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How do I write so much, you ask? Well, glad you asked -

A few of my friends - three friends, to be exact - mentioned to me that I write a heck of a lot on here and they're impressed. I have convinced the ultra-smart Sami Baqai to start blogging, and he just got the holy-shit-this-is-hard-I'm-overwhelmed feeling. Ah, yes, I have been there Sami. Perhaps I can share some thoughts.

First and foremost, I am a huge devotee of the Equal-Odds Rule. As far as I know, I'm the only person talking about it outside of academia. This Amazon review covers it pretty well:

The equal-odds rule says that the average publication of any particular scientist does not have any statistically different chance of having more of an impact than any other scientist's average publication. In other words, those scientists who create publications with the most impact, also create publications with the least impact, and when great publications that make a huge impact are created, it is just a result of "trying" enough times. This is an indication that chance plays a larger role in scientific creativity than previously theorized.

So I read that, and I'm like - whoa. You know Neo in the Matrix? Whoa.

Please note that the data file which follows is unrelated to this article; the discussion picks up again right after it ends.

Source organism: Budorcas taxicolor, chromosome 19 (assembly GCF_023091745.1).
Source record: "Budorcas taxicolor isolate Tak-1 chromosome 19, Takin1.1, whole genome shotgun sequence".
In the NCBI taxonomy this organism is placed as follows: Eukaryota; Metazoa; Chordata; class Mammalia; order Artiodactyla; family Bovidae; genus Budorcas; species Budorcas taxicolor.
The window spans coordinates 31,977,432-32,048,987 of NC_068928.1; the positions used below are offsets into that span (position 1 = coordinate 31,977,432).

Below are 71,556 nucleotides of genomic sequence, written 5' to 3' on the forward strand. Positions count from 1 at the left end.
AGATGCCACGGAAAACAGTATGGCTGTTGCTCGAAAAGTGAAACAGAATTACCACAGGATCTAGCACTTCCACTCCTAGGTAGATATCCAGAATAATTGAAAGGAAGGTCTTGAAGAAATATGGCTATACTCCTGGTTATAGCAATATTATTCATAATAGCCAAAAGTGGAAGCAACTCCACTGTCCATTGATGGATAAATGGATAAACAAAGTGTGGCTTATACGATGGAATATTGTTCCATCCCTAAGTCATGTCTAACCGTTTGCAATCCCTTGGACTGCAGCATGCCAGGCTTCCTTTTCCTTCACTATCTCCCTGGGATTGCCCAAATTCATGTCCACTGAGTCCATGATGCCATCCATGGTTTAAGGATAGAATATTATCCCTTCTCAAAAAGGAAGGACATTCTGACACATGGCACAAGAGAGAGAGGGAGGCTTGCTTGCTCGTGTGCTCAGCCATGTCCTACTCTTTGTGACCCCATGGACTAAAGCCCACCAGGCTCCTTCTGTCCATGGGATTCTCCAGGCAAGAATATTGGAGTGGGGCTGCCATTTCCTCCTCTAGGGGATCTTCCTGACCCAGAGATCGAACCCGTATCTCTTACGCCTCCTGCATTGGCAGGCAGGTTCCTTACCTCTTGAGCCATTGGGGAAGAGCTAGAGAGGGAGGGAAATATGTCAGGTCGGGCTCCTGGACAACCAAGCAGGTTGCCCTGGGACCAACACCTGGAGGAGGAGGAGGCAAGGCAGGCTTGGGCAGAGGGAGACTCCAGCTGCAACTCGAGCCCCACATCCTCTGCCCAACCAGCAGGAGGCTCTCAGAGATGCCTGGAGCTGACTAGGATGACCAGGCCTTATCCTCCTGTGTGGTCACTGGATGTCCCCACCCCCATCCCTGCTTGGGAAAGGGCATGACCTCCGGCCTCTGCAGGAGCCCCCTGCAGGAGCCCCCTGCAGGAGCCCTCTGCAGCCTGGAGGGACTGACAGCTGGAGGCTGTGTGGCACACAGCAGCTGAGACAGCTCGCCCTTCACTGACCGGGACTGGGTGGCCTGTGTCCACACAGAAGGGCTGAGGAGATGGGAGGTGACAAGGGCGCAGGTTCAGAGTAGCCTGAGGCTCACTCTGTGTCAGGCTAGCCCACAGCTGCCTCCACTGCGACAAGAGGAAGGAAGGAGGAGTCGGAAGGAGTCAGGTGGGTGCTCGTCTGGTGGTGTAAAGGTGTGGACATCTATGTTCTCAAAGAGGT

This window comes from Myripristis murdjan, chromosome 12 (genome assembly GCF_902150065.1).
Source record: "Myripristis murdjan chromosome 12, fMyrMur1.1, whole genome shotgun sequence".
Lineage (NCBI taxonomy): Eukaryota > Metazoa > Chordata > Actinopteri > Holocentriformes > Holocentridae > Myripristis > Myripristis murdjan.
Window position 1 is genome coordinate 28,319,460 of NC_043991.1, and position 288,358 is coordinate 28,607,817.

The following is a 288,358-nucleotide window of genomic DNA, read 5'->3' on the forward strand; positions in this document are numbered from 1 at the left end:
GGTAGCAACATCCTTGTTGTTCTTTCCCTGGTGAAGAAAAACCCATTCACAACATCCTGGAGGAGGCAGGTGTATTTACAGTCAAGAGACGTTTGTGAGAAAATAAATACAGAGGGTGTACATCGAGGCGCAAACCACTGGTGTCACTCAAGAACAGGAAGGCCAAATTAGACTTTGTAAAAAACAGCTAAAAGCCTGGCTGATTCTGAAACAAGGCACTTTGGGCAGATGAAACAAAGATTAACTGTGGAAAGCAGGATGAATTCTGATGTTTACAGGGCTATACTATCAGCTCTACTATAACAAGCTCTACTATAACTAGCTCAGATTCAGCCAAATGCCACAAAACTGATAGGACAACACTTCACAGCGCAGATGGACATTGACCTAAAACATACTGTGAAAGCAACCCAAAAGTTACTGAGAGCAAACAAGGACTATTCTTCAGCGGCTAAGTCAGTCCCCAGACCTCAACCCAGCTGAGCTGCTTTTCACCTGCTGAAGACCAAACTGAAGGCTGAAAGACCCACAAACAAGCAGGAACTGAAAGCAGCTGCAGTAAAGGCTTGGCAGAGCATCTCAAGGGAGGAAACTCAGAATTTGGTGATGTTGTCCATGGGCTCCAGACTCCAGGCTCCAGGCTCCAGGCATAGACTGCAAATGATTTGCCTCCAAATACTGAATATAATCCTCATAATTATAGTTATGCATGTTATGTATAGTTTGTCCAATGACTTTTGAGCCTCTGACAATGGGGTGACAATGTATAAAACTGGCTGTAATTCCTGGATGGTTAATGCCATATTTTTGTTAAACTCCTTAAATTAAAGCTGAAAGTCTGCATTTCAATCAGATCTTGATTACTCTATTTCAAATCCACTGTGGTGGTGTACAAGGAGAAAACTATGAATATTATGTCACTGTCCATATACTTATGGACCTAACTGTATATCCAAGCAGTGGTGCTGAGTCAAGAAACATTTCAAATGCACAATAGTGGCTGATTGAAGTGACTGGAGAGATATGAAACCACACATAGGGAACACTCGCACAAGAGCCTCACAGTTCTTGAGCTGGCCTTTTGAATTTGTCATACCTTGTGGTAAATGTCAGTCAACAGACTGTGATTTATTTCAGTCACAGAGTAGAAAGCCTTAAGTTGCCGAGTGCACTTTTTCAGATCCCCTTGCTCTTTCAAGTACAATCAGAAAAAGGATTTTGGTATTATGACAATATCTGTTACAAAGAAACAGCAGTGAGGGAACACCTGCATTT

If you want to make excellent stuff, you need to make a lot of stuff.

The Mentality Behind the Magic Touch, by Derek Sivers

Derek Sivers is holding a one-time class to teach you the "magic touch" in business, with examples, war stories, and lessons you can apply right now to do better by your customers and profit as a result of it -- and all the proceeds will go to charity.

The class will be on February 19th at 5PM California time (8PM East Coast). You can find out more at GiveGetWin by clicking here.

The Mentality Behind the Magic Touch; Derek Sivers interviewed by Chiara Cokieng

Derek Sivers sold CDBaby for $22 million dollars in 2008. In this interview, he explains what he's been doing now, how he's engaged with his new projects, and -- most excitingly for business owners and entrepreneurs -- the mentality behind the "magic touch" he had that made CDBaby so loved by its customers, and a huge part of how it grew so quickly. Here's Derek --

In 2008, when I sold CDBaby, I was about to start a new company immediately. Literally the day after I sold CDBaby, I was ready to start my next company. I incorporated it, I started programming, got a few months into building it, and then realized that if I were to do that, I wouldn’t be making any real change in my life.

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